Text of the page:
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Minister 'not aware' of tainted-soil turmoil in Cowichan Valley

May 03 2012

B.C.’s environment minister says he is unaware of the Cowichan Valley’s growing frustration over the dumping of contaminated soil, but that he’s willing to meet with concerned politicians to try to solve the dispute.

Terry Lake said he knew little about the situation Wednesday when asked about reports that the Cowichan Valley Regional Board has repeatedly raised concerns over how his ministry approves, regulates and monitors contaminated soil dumps in the Cowichan area.

“I have had no request from the regional district to meet on this particular subject,” Lake told reporters at the legislature.

“I’ve had no phone calls from the regional district directly to my office.

“I’m happy to meet with them and discuss it. I understand staff are looking into it.”

Contaminated soil from capital region construction projects has for years been trucked over the Malahat and into forest dumping sites in Cowichan, with local politicians unable to outlaw or regulate the practice because permits are controlled by the Environment Ministry.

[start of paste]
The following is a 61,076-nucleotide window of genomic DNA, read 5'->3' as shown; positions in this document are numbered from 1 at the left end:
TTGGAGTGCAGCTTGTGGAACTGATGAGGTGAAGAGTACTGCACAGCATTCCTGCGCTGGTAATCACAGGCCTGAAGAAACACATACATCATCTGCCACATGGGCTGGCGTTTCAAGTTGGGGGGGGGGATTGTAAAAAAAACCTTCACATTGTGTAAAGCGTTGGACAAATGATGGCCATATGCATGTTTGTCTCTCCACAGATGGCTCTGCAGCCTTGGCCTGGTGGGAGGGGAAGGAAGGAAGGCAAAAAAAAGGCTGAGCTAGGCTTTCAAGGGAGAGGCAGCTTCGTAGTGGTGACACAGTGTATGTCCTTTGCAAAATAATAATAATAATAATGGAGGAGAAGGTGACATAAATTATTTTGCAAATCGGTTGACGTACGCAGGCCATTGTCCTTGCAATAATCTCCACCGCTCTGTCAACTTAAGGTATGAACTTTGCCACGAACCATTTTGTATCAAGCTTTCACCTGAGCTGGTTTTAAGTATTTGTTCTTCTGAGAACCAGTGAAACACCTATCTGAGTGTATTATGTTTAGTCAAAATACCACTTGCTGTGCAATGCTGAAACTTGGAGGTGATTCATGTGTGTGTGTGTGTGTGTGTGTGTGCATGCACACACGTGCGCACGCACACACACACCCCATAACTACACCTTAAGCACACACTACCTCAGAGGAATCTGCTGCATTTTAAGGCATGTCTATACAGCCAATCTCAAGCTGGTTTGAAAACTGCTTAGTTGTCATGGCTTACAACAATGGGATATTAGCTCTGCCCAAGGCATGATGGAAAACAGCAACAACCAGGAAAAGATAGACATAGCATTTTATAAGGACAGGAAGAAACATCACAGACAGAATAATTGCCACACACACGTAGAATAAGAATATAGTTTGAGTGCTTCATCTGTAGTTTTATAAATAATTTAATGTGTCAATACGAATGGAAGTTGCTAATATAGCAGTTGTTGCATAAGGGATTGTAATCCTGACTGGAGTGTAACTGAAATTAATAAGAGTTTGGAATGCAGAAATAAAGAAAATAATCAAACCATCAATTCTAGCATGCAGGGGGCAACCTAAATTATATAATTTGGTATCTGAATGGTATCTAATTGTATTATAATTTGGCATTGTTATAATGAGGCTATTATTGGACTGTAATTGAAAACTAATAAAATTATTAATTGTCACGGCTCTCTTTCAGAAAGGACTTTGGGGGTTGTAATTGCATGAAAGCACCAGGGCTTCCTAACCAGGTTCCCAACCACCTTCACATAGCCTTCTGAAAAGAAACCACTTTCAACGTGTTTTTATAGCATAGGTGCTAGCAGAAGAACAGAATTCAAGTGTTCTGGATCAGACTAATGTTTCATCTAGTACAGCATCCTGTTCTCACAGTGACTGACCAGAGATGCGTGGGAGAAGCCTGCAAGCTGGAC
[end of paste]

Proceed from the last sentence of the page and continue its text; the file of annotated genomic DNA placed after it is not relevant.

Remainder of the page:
The board has also complained that it has little input in the ministry’s approval process for soil-relocation permits.

The issue appears to have been a long-standing sore point in the community.

“I can’t explain why this has become an issue,” Lake said.

“I have not been made aware it is an ongoing issue. If it is, we’ll look after it.”

The dispute escalated after a someone dumped a truckload of dirt in the driveway of a resident.

“Certainly, we don’t condone the illegal dumping of material, but this appears to be an isolated incident that we are working with Cowichan on,” Lake said.

The soil dumped on the driveway has been tested and is only contaminated with salt, and not hydrocarbons from diesel and ground-up asphalt as had been previously reported, the ministry said in a statement.

The Environment Ministry said it has approved four contaminated site relocation agreements in the Cowichan Valley since 2000, but that any hazardous soil must be handled by a facility authorized to handle waste and that all soil is tested before it is moved.

rshaw@timescolonist.com媍

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